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Western Grebe

These birds are known for their spectacular courtship displays, which involve synchronized swimming and head-bobbing.

Once considered the same species as Clark’s Grebe but now classified separately, the boldly patterned, black and white Western Grebe breeds over a large portion of western North America but winters primarily along the West Coast. Migratory movements occur at night, and Western Grebes usually travel in flocks.

Western Grebes are capable divers and propel themselves underwater with their feet. Most dives last about half a minute. Weather is one major threat to Western Grebes, and can cause significant destruction of nests through storm generated wave action. Birds can also be frozen into lakes when surface water freezes overnight.

Western Grebe Western Grebe

Description of the Western Grebe


Western Grebe

The Western Grebe has black upperparts, hindneck, and crown, and white underparts. It has a pointed, greenish-yellow bill and red eyes. The eyes are usually enclosed by a black area of feathers extending down from the crown and forehead.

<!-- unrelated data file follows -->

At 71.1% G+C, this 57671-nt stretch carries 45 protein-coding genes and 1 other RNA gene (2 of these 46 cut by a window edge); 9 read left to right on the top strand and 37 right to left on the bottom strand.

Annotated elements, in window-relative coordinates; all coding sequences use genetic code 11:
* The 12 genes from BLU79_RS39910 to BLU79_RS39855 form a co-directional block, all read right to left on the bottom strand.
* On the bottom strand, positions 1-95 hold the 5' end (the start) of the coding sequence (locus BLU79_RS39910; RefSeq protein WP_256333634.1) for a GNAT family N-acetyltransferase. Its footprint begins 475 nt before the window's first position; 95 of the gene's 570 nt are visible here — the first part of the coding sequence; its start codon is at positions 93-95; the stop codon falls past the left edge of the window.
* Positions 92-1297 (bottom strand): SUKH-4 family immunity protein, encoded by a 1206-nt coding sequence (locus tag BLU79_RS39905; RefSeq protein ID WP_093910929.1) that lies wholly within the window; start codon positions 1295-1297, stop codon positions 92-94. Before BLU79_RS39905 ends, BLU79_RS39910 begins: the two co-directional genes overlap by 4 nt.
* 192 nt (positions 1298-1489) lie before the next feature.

Sexes are similar.

Western Grebe

Western Grebe


Seasonal change in appearance

Seasonal changes are small.  Winter birds can have a pale area around the eye.


Juveniles have neck and back feathers edged with gray.


Marshes with emergent vegetation and ocean bays.


Primarily fish.


Forages by diving.


Breeds across much of the western U.S. and south-central Canada and winters along the West Coast and in the southwestern U.S.

Fun Facts

When the chicks are getting older and close to fledging age, the parent may spilt the brood between them.

Where Clark’s and Western Grebes breed in the same area, males of the two species are aggressive towards one another


The call is made up of two notes sounding like “crick-creek”.

Similar Species

  • Clark’s Grebes have bills that are more orange, and usually have a white area immediately around the eye.


The nest is a floating pile of plant material.

Eggs: 2-4.
Color: Pale bluish-white.
Incubation and fledging:
– Young hatch at 24 days.
– Young fledge (leave the nest) shortly after hatching to climb onto the back of a parent.

About the Author

Sam Crowe

Sam is the founder of He has been birding for over 30 years and has a world list of over 2000 species. He has served as treasurer of the Texas Ornithological Society, Sanctuary Chair of Dallas Audubon, Editor of the Cornell Lab of Ornithology's "All About Birds" web site and as a contributing editor for Birding Business magazine. Many of his photographs and videos can be found on the site.

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